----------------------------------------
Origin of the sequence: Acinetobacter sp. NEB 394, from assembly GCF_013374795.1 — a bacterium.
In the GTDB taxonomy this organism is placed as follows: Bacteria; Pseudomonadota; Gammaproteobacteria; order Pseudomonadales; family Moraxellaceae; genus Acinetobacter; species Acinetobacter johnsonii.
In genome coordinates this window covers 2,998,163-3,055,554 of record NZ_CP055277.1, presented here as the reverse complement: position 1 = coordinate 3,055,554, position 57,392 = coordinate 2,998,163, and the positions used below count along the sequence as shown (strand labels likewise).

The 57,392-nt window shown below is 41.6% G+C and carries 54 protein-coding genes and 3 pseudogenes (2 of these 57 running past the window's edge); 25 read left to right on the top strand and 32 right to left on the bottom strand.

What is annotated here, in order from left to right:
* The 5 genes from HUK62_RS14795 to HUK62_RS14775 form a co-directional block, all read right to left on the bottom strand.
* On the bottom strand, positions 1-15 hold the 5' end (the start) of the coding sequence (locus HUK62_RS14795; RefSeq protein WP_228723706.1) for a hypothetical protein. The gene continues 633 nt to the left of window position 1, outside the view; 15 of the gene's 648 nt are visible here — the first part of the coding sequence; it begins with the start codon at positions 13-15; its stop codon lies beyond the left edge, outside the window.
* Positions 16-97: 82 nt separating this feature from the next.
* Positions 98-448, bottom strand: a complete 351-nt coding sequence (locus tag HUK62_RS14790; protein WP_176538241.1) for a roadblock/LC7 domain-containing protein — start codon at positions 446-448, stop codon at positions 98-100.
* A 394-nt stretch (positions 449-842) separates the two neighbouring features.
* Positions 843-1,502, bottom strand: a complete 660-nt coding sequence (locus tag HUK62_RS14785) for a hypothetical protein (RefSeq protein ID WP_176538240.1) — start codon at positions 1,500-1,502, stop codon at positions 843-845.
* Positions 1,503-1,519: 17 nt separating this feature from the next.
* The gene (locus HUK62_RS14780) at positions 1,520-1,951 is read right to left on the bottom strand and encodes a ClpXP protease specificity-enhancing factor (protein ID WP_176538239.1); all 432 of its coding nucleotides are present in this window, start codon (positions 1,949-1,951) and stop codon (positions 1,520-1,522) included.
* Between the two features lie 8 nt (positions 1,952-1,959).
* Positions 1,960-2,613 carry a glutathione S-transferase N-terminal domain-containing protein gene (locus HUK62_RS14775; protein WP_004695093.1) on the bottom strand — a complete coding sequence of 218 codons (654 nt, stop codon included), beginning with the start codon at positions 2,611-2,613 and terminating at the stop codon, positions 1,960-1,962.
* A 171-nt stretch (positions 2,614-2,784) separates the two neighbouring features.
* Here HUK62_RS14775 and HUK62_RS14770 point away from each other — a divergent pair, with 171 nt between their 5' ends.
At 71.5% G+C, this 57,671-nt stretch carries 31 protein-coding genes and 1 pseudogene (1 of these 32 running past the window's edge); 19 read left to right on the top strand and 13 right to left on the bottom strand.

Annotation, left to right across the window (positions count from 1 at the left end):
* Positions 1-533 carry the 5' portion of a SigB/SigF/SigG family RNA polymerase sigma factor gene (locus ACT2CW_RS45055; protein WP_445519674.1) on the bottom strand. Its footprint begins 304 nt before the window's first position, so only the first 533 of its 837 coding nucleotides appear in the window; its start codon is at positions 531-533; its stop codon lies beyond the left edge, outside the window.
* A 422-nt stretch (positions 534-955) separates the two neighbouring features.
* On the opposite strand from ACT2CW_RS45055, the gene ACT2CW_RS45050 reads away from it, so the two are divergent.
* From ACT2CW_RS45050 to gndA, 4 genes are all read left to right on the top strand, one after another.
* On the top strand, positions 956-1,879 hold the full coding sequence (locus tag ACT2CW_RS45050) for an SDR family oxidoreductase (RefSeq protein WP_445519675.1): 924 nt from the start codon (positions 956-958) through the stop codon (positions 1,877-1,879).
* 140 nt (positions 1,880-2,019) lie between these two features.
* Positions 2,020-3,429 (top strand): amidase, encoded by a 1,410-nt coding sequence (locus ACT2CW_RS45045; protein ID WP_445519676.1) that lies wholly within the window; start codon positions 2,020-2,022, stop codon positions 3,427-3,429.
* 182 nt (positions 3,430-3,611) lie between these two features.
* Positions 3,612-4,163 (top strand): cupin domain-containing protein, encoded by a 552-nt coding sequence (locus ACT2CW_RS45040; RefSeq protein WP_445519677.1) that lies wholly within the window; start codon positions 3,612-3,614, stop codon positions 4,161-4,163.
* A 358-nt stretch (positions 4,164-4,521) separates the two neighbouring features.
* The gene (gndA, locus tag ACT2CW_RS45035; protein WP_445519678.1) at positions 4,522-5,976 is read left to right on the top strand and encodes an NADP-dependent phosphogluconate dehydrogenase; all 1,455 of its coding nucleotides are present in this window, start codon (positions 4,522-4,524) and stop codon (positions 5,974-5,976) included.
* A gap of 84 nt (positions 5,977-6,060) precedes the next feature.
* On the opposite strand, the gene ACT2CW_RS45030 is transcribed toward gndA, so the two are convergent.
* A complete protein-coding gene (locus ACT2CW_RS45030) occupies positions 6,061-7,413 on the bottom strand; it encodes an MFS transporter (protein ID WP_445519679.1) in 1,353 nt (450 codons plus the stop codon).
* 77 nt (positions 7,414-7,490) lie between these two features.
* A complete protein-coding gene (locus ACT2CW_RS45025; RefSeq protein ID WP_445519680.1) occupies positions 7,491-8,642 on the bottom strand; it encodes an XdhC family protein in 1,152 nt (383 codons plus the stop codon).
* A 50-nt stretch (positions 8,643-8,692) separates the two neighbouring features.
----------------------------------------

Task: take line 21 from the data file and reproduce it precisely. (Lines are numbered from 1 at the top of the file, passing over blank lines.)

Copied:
* A 422-nt stretch (positions 534-955) separates the two neighbouring features.